Facebook's DeepFace: What would you do with it?

Facebook's DeepFace: What would you do with it?

Summary: Facebook has advanced the ball on facial verification software and published its research. Time to ponder the business model implications beyond better photo tagging.


Facebook has cooked up facial verification software that will match faces almost to the level humans can. Aside from the obvious tagging implications, it'll be interesting to see what Facebook does with its artificial intelligence tools.

The software, highlighted in MIT's Technology Review, is also outlined in a research paper by three researchers at Facebook's artificial intelligence group and one from Tel Aviv University. The punch line is that Facebook can now recognize faces with 97.25 percent accuracy using a so-called deep learning system, which uses networks of simulated neurons to spot patterns in data.

According to Facebook's research paper abstract:

deepface abstract


In a nutshell, Facebook has really advanced the ball with face-matching software.

deepface architecture


Now the big question is what would Facebook do with something like DeepFace, which for now remains a pure research endeavor. Some thoughts:

  • Better tagging. Today, you have to tag someone in a photo on Facebook. At some point in the future, Facebook could recognize faces in a crowd of a billion people. The technology is fun, but watching the privacy freak-out may be well worth the price of admission.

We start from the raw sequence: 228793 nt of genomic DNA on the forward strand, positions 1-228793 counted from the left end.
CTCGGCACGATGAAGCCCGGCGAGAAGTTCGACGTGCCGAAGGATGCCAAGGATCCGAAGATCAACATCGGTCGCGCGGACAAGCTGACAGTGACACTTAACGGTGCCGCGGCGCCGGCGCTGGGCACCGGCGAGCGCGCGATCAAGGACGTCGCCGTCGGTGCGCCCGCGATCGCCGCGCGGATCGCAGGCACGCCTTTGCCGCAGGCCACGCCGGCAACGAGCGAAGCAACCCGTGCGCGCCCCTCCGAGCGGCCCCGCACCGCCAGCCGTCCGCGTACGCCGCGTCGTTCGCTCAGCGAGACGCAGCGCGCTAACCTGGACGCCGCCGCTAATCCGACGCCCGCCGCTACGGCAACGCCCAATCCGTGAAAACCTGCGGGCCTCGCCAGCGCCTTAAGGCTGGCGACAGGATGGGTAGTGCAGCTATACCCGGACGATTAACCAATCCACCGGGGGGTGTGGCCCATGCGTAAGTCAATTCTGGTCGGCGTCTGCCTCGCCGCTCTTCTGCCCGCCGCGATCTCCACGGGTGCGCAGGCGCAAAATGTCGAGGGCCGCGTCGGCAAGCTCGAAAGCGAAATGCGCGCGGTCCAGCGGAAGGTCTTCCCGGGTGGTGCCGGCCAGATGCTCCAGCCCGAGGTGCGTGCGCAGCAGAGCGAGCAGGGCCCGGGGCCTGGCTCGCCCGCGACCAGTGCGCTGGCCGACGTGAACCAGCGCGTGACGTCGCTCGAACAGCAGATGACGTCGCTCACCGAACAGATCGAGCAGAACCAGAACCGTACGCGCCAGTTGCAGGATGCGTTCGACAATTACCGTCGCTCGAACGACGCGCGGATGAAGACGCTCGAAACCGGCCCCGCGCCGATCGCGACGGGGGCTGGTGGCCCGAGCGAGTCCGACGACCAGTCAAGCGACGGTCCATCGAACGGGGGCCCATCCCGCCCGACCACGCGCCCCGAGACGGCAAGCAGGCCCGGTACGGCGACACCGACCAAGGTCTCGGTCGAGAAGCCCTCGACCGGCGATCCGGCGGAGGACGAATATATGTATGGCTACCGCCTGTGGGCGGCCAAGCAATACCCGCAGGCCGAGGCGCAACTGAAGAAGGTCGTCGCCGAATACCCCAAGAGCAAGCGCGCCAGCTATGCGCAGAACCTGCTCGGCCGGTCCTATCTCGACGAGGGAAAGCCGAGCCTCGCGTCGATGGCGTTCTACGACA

• Ad matching. What if Facebook could watch your face as you see an ad? This technology is already available in some startups pitching media companies on TV ad measurement.
  • Names and faces. DeepFace specializes in facial verification, which matches two faces, but not the names behind them. Facebook already has your name---as well as everything else on you---so your face could become part of the data set.
  • Some fun stuff we haven't thought of yet. Facebook's DeepFace connected to names and photos could lead to features not cooked up yet. We're sure there's a monetization model in there somewhere.

Topics: Big Data, Emerging Tech, Social Enterprise

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  • What about finding long lost friends and family?

    We have a grandfather who suffered an amnesia attack that left him 2,000 miles away in a strange place for 10 years -- until someone from his hometown recognized him and he was reunited with his family.

    We could find long lost twins and birth parents, friends who mysteriously disappeared.

    Then there's the law enforcement side. All that stuff in the movies becomes feasible.